WHEN THE PASS-HAPPY Eagles run the ball effectively, as they have the past few weeks, their offensive players are eager to tell you how much of a difference balance makes, how it pushes defenses back on their heels.
This Sunday night, when the Cowboys come to town, we'll see the other side of that coin - Sean McDermott's Eagles defense will be faced with a Dallas offense that in recent weeks has run and thrown very well, with multiple backs and multiple receiving threats. Kinda makes one pine for the old days, Eagles safety Quintin Mikell said yesterday.
"You don't have a guy that wants the ball every play, one guy you can key on,'' Mikell said, referring to a former Cowboy and former Eagle who talked his way out of the Birds' locker room 4 years ago this week. Mikell said Dallas quarterback Tony Romo now "is spreading the ball around to different guys, and they're running the ball more, and everyone is happy. Now it's a team that just wants to win, and that's more dangerous than anything."
The Eagles defense has played well this season, especially given the challenges it has faced at middle linebacker, but the Birds haven't seen a really elite offense since their 48-22 home loss to New Orleans in Week 2. The Giants have the tools to be an elite offense - they currently rank fifth in the NFL - but they certainly weren't playing at that level last week. The Cowboys are ranked second, right behind the Saints.
McDermott seemed concerned about some matchups yesterday - such as the Cowboys' "big hogs up front" against his smaller, quicker defensive line - and the fact that hot-and-cold Romo, very hot the past few weeks, can scramble around and make you look bad on a play you had defensed perfectly.
"I mentioned to the team this morning that part of their success on offense is due in part to those plays. Those Brett Favre-type plays, where he scrambles, the play breaks down, he checks the ball down to a running back, finds a tight end, gains a first down with his feet, or throws the ball down the field, finding a receiver . . . Yards after breakdown, so to speak,'' McDermott said. "I don't know if that's a stat, but he does a great job with it, and we have to be aware of it."
Mikell recalled a play from the Eagles' 44-6 victory in last year's regular-season finale, one of the few that didn't go the Eagles' way.
"We thought we had a sack and he threw the ball to [tight end Jason] Witten, and Witten threw the ball deep," Mikell said, to Terrell Owens for a 42-yard gain. "It's just stuff like that where you're just kind of like, 'Wow.' I think the thing that we have to do is let our front seven, our front eight, whoever is handling that, handle that, and on the back end we have to cover. We have to keep our eyes on the receivers, and we can't let any blown coverages go, and I think if we do that we'll be OK."
Witten is a familiar adversary who certainly has caused problems for the Eagles in the past. Miles Austin, the Cowboys' emerging star wideout, was mainly a special-teams player the last time the Birds saw him.
"He's strong, he can break tackles, and he has tremendous speed," Mikell said of Austin. "If you don't get a lot of guys there, tackling and getting to the ball, he can take anything the distance . . . He's strong enough to break tackles, and he has enough speed to outrun everybody."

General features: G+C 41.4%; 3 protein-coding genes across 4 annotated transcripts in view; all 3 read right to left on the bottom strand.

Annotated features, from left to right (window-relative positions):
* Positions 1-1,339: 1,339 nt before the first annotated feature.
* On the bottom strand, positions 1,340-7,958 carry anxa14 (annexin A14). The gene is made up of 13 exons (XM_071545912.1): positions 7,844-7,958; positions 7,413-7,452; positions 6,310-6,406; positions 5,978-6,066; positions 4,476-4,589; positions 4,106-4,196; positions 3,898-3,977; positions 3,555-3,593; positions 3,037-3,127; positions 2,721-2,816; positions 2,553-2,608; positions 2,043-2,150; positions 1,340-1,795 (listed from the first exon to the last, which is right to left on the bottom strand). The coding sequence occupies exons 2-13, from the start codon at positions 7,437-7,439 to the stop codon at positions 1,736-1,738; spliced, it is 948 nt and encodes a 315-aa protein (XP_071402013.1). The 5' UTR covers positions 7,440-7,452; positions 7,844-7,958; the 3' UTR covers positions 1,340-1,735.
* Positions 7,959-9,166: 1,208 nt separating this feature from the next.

"He has a big lower body," agreed corner Asante Samuel. "That's how he breaks through those arm tackles . . . you wrap him up when he catches the ball."
(Yup, Asante Samuel was delivering insights on tackling. It was like listening to a Ryan Howard lecture on avoiding strikeouts.)
McDermott and several players said it would be important to stick to basics, to not gamble or overanticipate, given the array of options Romo has.
"We just try to focus on ourselves and make sure we're fundamentally sound," McDermott said. "You're not going to be able to know when they're going to run and pass. We have to make sure everything we do is fundamentally sound, schemewise and techniquewise, that we tackle well, and I thought that was one of the best things we did last week, was we tackled well as a team."
Defensive end Jason Babin, who has a sack in each of the last two games, said that if a defender has a chance to sack Romo "you can't miss," and let him improvise. Babin said the rule when looking at a lot of offensive options is "playing what you see" rather than playing hunches. "Play your keys, play the man in front of you," he said.
The Eagles' defense is ranked 10th in the NFL, but the team is tied with New Orleans for first in takeaways, with 21. In fact, the biggest statistical edge the Birds enjoy over the Cowboys is turnover margin - they are plus-12 and Dallas is minus-1. That's one reason the Eagles are scoring more points per game (29 vs. 28.1) while gaining fewer yards (344.4 vs. 411.1) than the Cowboys.
Turnovers fueled the Eagles' rout in that regular-season finale, in which departed safety Brian Dawkins forced two fumbles that were returned for touchdowns. Dallas lost four fumbles and an interception that day, along with a playoff berth.
"That's the No. 1 thing we want to do - help out the offense and put them in a position to score,'' McDermott said. "The difference this year, primarily, I believe, has been, you're looking at corners that are planting and driving on the football, and attacking the football. That goes across the board to the linebacker position, the safety position, and so on and so forth. It has to start with corners who can cover, which we have, and then it goes right back to our core, which is playing aggressive, nasty football.''
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